Gibbs: Seeing the students go from 18 years old to 48 years old in a single cut was fascinating. There really is no telling how someone will ultimately turn out. I should add that, as a conservative and a traditionalist, this fact is surprising to me. "You never know how people are going to turn out" strikes me as such a progressive sentiment. It seems so naive. It seems like the kind of pleasant thing which people insist on saying even though, in their hearts, they know that irresponsible teenagers turn into irresponsible adults. But it's simply not true. Responsible students sometimes go off the tracks. Slackers sometimes get their acts together. And when I say "sometimes," I don't mean, "once every blue moon." Why are people so unpredictable? Why are people so unpredictable, and yet Lenny Belardo's claim, "Man is like God. He never changes," rings true? 

Pope: Man is also like God insofar as he is a mystery. For the single best treatment of this, see Walker Percy’s Lost in the Cosmos.

As a teacher, it is prudent to approach a student as a mystery, not a known. “Homer, we can know; Dante, we can know; Shakespeare, we can know. But thou art a mystery.” The classical educator does not think he knows what kids “these days” are into. Nor does he assume to prepare his students for an inevitable career or social path. He is primarily concerned with eternal verities, and therefore he swings for the fences with patient hope.

Gibbs: If your students watched All American High, what would they find most intriguing or perplexing?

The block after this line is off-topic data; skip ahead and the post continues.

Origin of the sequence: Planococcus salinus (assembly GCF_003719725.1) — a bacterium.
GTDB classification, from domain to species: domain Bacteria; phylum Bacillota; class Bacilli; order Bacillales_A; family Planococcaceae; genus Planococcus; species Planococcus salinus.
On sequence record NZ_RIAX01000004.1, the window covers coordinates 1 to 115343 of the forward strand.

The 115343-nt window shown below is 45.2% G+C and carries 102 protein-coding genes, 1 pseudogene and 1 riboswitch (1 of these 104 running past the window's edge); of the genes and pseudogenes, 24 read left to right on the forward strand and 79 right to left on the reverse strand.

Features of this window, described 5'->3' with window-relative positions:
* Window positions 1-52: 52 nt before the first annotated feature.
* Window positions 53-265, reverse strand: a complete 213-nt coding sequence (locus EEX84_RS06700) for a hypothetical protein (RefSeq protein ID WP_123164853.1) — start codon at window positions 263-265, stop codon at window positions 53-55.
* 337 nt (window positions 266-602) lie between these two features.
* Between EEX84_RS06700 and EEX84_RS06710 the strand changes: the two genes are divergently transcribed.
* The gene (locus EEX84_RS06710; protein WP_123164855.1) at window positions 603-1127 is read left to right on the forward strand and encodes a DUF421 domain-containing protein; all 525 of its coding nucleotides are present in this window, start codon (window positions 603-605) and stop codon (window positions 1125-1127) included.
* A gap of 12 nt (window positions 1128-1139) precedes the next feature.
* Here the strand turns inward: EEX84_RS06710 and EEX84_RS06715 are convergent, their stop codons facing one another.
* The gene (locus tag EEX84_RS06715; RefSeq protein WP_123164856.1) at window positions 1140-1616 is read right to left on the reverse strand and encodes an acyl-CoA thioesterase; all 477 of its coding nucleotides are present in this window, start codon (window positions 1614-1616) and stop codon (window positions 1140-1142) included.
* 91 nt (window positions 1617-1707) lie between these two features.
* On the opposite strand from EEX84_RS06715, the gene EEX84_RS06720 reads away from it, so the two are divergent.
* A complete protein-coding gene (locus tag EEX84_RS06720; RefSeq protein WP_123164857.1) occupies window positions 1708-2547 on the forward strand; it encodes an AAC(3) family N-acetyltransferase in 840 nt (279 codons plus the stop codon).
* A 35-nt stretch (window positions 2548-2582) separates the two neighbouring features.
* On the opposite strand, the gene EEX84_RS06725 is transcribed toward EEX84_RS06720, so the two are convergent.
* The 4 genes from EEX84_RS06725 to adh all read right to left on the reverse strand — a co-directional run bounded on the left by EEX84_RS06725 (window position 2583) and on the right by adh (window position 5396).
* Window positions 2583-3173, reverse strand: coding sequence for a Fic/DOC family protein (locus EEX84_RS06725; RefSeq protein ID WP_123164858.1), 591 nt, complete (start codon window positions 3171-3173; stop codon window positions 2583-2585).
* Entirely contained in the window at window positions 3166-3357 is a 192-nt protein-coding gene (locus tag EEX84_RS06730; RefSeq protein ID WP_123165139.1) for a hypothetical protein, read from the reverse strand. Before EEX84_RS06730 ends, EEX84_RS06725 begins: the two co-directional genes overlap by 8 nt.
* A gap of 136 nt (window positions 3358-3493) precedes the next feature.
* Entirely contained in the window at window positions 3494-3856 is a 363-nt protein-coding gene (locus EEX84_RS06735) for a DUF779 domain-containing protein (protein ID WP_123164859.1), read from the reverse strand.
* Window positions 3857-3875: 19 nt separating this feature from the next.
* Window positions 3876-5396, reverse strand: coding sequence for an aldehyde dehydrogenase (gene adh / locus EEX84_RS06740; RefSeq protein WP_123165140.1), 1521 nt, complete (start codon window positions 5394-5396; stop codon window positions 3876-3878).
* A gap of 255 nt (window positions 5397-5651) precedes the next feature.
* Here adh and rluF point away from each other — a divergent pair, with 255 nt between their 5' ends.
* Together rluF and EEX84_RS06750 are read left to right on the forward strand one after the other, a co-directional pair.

Pope: I think some of my students would be impressed with the boy who organizes parties complete with bouncers, cover charges, and kegs. That little fella is kind of a boss.

What they might find the most perplexing, or even unsettling, is how easily students of ‘84 abandon themselves to public emotional displays. All of the jumping up and down and big group hugs at the announcement of homecoming court members would strike my students as very odd. Over the top, really. Same with the completely unironic gyrating happening at school dances. Rikki’s own daughter can’t help but laugh at this as she looks on in 2015.  

Overall, the most lasting impression the film might make on my students is how, bizarrely, the teens of Torrance High appear to run the show, both at school and at home. My students are definitely unused to such a culture, though every year, spirit week gives them a little taste of what that might feel like.

Gibbs: So, Torrance High School is where many scenes from 90210 were filmed, not to mention a bevy of really high-class films, like Not Another Teen Movie and She's All That. With that in mind, are the early 80s shenanigans depicted in All American High: Revisited  much crazier than the shenanigans which occur today in public schools in flyover states? Has the whole country been Torranced?

Pope: How fascinating. But that filming history makes so much sense. Remember when one former student, now an adult, mentioned that Torrance was "the real Fast Times at Ridgemont High?" I attended a very large and well-to-do public high school in the suburbs of Northwest Houston in the late nineties. We had a reputation for being something like the 90210 of Texas. But our fast and loose school culture was still not quite the apotheosis that was presented in All American High. Torrance High in 1984 doesn't seem like a typical example of an American public school. Rather it is something more. It is an icon; it is as "all American" as the New York Yankees.